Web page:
A new report from the U.S. Immigration Policy Center at UC San Diego, released together with the City of San Diego and the Welcoming San Diego initiative, shows that more than one-third of San Diego’s essential workers are immigrants providing critical services to residents and businesses.
Located just 30 miles from the U.S.-Mexico border, the University of California San Diego is a critical partner in supporting a binational response to the COVID-19 pandemic. UC San Diego and Mexico have forged strong partnerships that have proven to be lifesaving in this time of need.
What happens in the hippocampus even before people attempt to form memories may impact whether they remember. Study suggests ‘encoding mode’ may play an important role in memory formation.
The National Institutes of Health has renewed its commitment to the Adolescent Brain Cognitive Development (ABCD) Study, the largest long-term study of brain development and child health ever conducted in the United States. The awards to UC San Diego total just over $60 million.
Human-centered design can help San Diego address the COVID-19 pandemic and put our city on course to be more sustainable, too. That’s the basic premise of the 2020 edition of the city-wide design challenge from UC San Diego’s Design Lab called “Design for San Diego,” or D4SD for short.
U.S. News & World Report today released its 2021 guidebook that ranks the nation’s top graduate programs and professional schools, giving praise to the University of California San Diego’s innovative programs, including the campus’ Jacobs School of Engineering and School of Medicine.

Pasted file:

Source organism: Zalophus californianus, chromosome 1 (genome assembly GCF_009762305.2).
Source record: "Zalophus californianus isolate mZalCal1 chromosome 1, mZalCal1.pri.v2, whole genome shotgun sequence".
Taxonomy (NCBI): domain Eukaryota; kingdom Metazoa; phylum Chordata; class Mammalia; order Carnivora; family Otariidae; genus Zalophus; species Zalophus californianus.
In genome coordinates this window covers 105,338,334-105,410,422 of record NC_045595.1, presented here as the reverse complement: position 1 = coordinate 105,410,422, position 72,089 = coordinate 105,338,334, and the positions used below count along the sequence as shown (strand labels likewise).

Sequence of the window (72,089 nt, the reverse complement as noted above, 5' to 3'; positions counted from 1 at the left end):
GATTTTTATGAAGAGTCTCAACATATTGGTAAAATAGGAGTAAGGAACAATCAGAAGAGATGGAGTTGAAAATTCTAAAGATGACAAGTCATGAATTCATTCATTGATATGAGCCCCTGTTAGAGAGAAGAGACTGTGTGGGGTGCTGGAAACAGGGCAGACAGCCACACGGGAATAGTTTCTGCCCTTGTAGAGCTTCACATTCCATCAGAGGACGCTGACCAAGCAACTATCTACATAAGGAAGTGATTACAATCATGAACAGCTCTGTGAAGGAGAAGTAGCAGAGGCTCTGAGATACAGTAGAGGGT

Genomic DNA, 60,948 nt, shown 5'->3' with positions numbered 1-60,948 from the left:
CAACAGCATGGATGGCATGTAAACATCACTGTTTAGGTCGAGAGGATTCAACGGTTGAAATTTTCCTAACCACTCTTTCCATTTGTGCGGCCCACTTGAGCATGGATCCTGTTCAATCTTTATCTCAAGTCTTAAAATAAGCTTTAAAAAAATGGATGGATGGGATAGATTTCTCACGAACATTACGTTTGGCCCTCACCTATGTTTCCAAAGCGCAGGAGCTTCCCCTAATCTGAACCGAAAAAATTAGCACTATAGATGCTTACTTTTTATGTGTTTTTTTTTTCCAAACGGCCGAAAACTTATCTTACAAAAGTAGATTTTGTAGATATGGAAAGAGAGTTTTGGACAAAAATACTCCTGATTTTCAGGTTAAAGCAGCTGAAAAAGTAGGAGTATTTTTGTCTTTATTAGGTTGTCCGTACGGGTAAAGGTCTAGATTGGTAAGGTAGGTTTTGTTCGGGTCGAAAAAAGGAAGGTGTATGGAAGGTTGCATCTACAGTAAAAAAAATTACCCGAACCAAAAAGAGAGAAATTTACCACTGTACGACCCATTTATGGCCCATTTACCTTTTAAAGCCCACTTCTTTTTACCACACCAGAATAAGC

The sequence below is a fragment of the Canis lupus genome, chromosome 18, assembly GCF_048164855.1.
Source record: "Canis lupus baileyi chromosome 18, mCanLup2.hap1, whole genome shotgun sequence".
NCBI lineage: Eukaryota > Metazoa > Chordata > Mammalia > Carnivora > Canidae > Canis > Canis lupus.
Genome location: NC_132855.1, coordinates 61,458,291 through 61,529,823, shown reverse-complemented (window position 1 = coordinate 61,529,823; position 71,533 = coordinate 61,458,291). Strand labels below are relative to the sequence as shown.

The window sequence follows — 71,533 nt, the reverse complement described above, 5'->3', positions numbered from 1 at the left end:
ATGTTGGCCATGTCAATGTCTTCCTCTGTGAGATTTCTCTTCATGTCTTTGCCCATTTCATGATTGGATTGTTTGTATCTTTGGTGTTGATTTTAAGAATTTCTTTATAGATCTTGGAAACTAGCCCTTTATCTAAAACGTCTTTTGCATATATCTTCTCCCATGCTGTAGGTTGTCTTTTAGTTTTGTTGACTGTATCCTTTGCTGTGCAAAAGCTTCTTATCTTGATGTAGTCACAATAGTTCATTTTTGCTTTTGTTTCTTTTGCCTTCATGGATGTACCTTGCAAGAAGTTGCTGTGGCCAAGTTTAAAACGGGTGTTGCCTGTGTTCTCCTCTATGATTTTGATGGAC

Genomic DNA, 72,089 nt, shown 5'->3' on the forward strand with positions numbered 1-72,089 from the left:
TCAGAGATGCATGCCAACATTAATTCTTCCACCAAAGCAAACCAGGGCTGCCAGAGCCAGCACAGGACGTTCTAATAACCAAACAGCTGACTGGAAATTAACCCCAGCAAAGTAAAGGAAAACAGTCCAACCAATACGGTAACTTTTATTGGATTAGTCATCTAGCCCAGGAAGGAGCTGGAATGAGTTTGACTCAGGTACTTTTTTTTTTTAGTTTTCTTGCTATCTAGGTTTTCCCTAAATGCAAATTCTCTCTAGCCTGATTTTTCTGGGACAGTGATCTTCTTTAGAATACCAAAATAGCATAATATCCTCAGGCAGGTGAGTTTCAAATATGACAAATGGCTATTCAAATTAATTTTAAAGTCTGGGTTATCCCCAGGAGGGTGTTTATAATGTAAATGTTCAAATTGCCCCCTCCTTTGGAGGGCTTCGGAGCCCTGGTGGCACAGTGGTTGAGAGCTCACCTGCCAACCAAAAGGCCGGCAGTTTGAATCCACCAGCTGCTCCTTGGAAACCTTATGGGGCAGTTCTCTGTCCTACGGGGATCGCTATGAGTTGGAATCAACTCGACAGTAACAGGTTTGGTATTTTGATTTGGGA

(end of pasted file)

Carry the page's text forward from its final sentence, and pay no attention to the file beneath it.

Research and Development (R&D) has long been key in the U.S.’s economic prospects and according to new research from the University of California San Diego, the country’s ability to maintain its competitive edge in this area largely depends on managers in R&D being less averse to risk.
In coastal communities prone to hurricanes, people typically turn to engineered solutions for protection: levees, sea walls and the like. But a natural buffer in the form of wetlands may be the more cost-effective solution, says the most comprehensive study of its sort to date.
The University of California San Diego has announced a gift of more than $1.3 million from the Koret Foundation to support research collaborations focused on marine archaeology between UC San Diego’s Scripps Center for Marine Archaeology (SCMA) and the University of Haifa.
New research from the University of California San Diego indicates that competitive “winner-takes-all” pay structures are most effective in getting the creative juices flowing that help fuel economic growth.